The most embarrassing thing you will ever read (The Times
Read, laugh, empathise and cringe until your toes curl! (Daily Record
A laugh-out-loud collection of real teenage angst, along with melodramatic notes, bad poetry and biting commentary from the 'adults' who once penned them (Cambridge News
This will take you on an uncomfortable but hilarious trip down memory lane (No. 1 Magazine (Scotland)
From the Author
I began hosting Cringe as a monthly reading series at Freddy's Bar in Brooklyn, New York, in April 2005. Brave souls would come forward and read aloud from their teenage diaries, journals, notes, letters, poems, abandoned rock operas and other general representations of the crushing misery of their humiliating adolescence. It was (and is) cheaper and better than therapy.
Cringe first came to London in June 2007. Everyone asked, 'Do you think this sort of humour will transfer well? Aren't the British more reserved?' (I'm all for these kinds of broad national stereotypes, as you can tell by how often I shoot my Stars and Stripes pistols into the air and shout, 'Yee-ha!') I had faith that the fact that everyone was once a miserable teenager would be a concept that would cross all cultural barriers, and I was right: the London Cringes have been some of the funniest on record, and the Dublin Cringe in October 2008 was right up there with the best. No matter the country or culture, there are always people with enough bravery and a wrong enough sense of humour to stand up in front of a few friends and a lot of strangers and poke fun at their dramatic former selves. These are my people.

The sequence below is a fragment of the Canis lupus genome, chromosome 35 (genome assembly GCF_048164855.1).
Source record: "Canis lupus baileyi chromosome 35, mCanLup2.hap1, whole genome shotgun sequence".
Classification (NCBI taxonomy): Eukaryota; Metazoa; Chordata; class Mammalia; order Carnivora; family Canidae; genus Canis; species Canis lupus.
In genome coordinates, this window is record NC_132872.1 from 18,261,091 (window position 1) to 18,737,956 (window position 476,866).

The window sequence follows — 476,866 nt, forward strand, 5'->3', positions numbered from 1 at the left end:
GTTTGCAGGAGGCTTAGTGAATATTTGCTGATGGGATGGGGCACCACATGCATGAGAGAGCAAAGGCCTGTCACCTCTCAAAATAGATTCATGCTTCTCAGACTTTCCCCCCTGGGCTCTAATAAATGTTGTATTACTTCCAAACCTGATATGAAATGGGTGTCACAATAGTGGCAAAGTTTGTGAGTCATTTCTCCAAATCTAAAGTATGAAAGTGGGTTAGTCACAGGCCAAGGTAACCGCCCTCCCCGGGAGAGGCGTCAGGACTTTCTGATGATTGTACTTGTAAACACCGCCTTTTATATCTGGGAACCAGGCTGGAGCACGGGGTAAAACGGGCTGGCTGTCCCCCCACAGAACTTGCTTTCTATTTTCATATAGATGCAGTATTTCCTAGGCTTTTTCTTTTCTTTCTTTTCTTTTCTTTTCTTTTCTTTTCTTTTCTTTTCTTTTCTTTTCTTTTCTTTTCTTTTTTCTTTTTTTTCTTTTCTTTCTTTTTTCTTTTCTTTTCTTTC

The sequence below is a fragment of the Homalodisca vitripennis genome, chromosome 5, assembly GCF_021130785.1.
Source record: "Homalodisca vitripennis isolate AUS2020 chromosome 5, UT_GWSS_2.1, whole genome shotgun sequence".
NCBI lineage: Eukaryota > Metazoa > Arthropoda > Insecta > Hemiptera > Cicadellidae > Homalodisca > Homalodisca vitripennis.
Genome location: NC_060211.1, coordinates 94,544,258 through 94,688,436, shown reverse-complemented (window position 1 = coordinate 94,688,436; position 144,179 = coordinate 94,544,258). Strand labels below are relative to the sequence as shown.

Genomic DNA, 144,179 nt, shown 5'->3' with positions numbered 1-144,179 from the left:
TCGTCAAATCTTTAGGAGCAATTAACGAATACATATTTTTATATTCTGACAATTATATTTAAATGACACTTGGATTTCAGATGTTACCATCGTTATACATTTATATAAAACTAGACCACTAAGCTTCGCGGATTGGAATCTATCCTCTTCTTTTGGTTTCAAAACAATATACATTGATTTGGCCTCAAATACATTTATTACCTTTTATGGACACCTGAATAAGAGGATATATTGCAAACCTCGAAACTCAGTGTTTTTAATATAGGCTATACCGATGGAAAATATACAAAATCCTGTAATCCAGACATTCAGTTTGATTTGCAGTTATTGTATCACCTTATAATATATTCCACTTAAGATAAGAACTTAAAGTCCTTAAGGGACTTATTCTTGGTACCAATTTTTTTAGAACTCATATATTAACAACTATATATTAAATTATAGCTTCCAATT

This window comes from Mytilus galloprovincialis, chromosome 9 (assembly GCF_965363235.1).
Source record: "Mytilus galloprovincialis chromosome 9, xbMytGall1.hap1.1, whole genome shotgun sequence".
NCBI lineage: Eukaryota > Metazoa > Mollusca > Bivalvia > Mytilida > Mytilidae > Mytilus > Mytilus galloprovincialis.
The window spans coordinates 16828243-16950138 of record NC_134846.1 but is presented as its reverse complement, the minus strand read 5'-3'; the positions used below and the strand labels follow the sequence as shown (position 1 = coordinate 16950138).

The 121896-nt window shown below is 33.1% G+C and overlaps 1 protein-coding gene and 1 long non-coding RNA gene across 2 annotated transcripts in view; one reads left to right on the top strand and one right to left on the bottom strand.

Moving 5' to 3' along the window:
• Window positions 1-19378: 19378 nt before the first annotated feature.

Spin magazine has called Cringe 'the funniest night out in New York', and Thelondonpaper gave it four stars. It's been featured in all forms of media all over the world, from television to radio to print. It made the front page of the Los Angeles Times and featured on an hour-long segment on an Australian radio station. This sort of shared pain and humour has the power to cross lines and unite former angry goths from all over the globe.
I always tell people who are unsure what to read at Cringe to pick the excerpt that physically makes them cringe when they read it to themselves, the one that makes you think, 'I can't read THAT part.' But then when you do, and the room erupts in laughter, you suddenly think, 'Oh, I can top that.' You are among friends. We were all the same teenager underneath. And aren't you glad you never have to be that person again?